There are a lot of stereotypes out there about developers—many of them untrue! But what is true is that generally as a developer, you start with a set of hard skills which you leverage into your career and professional development. You perform your work with a scientific skillset that is the perfect tool for specific tasks. While that skillset is extremely valuable and hireable, it might mean that it’s harder for you to launch the softer (yet equally crucial) skills that lead to a satisfying and fulfilling career… like building a personal brand.
But building a personal brand is a fulfilling and practical tactic in today’s industry. Far from a vanity move or unnecessary work, a personal brand:
Helps you stand out from the crowd: In a field where people have similar skillsets, you can differentiate yourself, and add an edge to your CV and portfolio.
Gives you credibility: As people in your industry become more familiar with your brand, it increases your chances to get the roles and promotions you want.
Provides the opportunity to network: Even in the process of building your brand, you’ll network more and connect with other developers, potential employers, and industry experts.
Puts your name on the map: If starting your own company, getting in at the ground level or rising to C-level is on your list of career goals, personal branding is a must!
A personal brand can help you in a myriad of crucial, career-defining ways. But how do you actually go about doing it? If you’re more comfortable showcasing your hard skills or if you’ve just never approached the idea of marketing (especially self-marketing), it might feel overwhelming or even impossible. The good news is, there are a lot of easy ways to take small steps into personal branding and build it naturally into your life. In this guide, we’ll break down some practical strategies!
Consider Your Own Ambitions and Comfort Level
Before launching into a massive project, take a step back to plan it in a way that makes sense for your particular career path and comfort level. This means asking yourself questions like: what would my dream position be in ten years? What do I want other people in my industry to associate with me?
Create a project plan for your own personal brand. If you’re more comfortable behind a screen, you might want to avoid in-person events and speaking opportunities, at least to start. If you know that you have trouble following through, you might want to plan out posts and activities several months in advance, so that you won’t stall a few weeks in.
You should also try to tailor your plan to your own specific goals. If you’re after a career in management, you could concentrate more on making yourself a thought leader in that particular space. If you’re more interested in becoming the leading expert in your coding language, start connecting with other experts in that same space so that you become a known and respected peer.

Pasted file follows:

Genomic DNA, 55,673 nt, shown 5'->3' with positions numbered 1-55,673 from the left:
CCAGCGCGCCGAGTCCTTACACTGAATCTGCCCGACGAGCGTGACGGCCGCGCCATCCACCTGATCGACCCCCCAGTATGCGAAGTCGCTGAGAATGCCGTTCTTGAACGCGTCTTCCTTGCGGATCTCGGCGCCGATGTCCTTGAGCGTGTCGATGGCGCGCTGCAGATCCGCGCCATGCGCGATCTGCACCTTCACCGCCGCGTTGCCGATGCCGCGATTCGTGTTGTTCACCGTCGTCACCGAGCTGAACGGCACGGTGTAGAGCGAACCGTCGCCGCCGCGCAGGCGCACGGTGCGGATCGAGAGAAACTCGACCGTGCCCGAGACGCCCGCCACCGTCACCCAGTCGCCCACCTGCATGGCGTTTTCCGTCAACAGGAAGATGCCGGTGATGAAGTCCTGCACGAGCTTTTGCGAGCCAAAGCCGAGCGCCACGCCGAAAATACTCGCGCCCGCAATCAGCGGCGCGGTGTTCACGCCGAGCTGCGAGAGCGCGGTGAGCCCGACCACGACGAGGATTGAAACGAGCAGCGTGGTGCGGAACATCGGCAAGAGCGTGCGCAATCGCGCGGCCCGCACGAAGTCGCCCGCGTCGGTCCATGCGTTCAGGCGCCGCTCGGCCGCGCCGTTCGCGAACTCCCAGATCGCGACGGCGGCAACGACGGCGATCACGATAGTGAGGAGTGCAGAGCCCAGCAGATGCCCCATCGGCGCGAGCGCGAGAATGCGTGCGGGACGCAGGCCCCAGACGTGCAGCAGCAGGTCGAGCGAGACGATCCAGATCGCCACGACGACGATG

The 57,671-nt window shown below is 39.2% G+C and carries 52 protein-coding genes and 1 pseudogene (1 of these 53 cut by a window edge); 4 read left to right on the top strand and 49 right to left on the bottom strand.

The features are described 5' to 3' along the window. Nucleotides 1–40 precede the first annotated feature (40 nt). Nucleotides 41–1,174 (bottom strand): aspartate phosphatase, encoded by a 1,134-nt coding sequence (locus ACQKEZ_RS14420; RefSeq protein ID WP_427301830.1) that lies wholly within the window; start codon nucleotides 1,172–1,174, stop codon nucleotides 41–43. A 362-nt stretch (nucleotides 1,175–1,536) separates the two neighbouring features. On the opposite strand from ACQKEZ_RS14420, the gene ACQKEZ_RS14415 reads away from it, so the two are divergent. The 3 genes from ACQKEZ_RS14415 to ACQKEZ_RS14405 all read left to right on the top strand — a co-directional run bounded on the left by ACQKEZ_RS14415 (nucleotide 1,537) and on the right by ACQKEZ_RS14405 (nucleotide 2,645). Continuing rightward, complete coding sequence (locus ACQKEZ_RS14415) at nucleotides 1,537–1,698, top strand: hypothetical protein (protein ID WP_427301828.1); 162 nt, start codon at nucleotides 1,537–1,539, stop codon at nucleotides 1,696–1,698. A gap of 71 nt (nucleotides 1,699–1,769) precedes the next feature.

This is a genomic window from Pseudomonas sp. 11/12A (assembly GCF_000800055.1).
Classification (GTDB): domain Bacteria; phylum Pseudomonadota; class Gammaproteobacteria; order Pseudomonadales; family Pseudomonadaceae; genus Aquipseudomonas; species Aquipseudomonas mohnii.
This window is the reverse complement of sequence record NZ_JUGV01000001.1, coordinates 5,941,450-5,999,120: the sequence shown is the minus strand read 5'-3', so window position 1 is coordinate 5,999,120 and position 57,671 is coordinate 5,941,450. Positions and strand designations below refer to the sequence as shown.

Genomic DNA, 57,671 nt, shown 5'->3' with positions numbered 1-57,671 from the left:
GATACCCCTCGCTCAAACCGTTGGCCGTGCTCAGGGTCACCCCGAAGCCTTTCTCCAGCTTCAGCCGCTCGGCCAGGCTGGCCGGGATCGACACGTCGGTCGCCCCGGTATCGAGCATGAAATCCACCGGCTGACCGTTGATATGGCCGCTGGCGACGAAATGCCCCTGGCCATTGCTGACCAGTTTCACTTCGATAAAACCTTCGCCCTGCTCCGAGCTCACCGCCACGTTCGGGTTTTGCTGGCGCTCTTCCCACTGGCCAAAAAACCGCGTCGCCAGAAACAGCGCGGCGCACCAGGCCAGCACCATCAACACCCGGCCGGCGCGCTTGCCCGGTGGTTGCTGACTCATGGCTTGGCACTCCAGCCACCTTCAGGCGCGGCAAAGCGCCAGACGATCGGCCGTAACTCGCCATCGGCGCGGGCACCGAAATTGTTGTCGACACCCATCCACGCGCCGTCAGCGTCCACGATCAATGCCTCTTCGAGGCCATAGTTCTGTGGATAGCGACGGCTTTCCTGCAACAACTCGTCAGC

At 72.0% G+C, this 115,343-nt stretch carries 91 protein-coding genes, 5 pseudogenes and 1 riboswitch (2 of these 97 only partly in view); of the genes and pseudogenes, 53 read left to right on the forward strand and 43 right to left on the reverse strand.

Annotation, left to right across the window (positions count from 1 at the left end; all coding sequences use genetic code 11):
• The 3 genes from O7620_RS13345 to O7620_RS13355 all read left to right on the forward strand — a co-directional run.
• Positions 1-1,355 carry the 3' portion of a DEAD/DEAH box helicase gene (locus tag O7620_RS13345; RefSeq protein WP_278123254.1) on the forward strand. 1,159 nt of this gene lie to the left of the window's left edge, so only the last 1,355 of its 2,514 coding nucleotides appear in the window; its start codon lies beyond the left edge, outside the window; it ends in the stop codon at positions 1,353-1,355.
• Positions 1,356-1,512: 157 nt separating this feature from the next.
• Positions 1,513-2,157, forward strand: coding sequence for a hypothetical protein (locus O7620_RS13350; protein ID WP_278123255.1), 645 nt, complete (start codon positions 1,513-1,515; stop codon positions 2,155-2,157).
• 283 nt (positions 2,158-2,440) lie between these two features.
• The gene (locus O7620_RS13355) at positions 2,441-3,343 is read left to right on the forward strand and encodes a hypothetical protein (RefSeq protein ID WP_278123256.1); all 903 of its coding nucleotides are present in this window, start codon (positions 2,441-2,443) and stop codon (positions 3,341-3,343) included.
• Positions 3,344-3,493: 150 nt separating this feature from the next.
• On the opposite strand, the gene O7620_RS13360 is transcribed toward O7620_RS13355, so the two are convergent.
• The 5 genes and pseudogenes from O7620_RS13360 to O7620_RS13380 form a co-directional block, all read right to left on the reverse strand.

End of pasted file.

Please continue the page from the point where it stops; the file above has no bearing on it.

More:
If you’re not exactly sure what you want, take time to focus on that now, before you start building a confused or muddled personal brand. A pivot later on, of course, is okay, but you’ll set yourself up better for success if you have a clear idea of what you want and how to go after it. To help, you might ask if you could have an informational interview with someone whose career path you admire. Or you could speak to your manager or even a career counselor to help you focus on your own professional goals.
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Embrace Your Own Passions and Knowledge
The secret key to making your personal brand inspiring, engaging, and completely unique? You.
Though research on other industry leaders is key, try not to lose sight of yourself—that’s what a personal brand is all about after all! Consider all of your favourite (and least favourite) things about your job. What do you love most? What do you find most frustrating? What are you best at? What can you see as an innovative new way of doing? What attracted you to your job in the first place? What are you most excited about for the future?
Think about all the opinions you have about your role; think about what you discuss with your industry friends or colleagues over lunch. Filter out the inappropriate topics (this is not the space to complain about your boss) and you’ve got a list of potential topics that you can make part of your brand! To formalize this process, you could try making a mind map or running list of topics that you find fascinating and want to share your expertise on.
It’s important to remember that creating a personal brand doesn’t mean being fake. In fact, authenticity will attract more people to your brand. You’re always going to be at your most engaging when you’re talking about something you actually care about. So embrace what makes you excited (or frustrated, or frightened, or hopeful) about your industry, and start talking about it!
Create an Online Presence